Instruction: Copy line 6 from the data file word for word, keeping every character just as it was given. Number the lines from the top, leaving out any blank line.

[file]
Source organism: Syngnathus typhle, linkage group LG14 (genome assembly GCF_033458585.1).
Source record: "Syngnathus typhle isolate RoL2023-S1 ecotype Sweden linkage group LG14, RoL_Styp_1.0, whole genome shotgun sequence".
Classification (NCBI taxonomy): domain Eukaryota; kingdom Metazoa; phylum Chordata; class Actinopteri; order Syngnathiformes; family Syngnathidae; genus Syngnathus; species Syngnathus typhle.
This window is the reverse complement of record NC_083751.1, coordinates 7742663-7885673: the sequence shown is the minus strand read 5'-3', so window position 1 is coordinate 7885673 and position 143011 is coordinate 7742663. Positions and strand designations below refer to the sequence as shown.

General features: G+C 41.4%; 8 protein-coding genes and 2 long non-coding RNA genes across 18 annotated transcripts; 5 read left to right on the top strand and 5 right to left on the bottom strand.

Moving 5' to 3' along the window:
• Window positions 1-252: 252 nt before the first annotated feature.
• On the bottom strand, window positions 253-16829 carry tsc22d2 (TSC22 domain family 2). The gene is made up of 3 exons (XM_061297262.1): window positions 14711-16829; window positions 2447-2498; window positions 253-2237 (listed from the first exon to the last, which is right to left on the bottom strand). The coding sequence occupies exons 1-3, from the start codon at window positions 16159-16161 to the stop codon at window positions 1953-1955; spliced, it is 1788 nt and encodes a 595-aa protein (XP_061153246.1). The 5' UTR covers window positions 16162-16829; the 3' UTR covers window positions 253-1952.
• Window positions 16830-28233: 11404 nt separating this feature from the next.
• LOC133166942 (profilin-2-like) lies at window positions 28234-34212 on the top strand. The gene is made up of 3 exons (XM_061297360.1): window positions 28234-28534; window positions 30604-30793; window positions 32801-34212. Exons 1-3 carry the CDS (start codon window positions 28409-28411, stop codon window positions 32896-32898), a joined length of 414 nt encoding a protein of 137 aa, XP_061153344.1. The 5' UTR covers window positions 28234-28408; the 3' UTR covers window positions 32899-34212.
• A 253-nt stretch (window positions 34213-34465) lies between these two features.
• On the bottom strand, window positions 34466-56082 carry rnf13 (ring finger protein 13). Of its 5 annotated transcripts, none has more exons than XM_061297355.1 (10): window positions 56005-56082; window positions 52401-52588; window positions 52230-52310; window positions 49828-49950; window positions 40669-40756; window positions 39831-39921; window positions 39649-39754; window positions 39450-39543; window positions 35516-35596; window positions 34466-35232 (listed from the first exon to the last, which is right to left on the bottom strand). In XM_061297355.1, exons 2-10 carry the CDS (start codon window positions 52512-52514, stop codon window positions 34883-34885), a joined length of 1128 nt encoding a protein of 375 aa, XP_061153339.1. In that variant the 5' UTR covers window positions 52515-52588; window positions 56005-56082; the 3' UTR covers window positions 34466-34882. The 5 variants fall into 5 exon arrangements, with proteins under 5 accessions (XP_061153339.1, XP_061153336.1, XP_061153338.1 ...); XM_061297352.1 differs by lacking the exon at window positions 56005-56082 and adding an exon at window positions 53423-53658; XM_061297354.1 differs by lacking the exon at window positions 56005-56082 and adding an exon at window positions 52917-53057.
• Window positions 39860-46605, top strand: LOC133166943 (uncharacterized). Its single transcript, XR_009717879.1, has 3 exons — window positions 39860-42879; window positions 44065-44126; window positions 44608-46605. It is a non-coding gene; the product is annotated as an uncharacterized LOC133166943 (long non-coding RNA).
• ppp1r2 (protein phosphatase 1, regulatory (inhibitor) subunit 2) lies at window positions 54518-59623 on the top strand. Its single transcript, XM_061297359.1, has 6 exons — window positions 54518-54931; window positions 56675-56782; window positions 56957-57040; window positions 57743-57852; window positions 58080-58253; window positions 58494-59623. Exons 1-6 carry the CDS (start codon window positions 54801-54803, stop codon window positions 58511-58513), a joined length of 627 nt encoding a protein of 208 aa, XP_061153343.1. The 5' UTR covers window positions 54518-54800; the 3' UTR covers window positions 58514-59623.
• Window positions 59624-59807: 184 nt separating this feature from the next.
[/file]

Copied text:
Moving 5' to 3' along the window: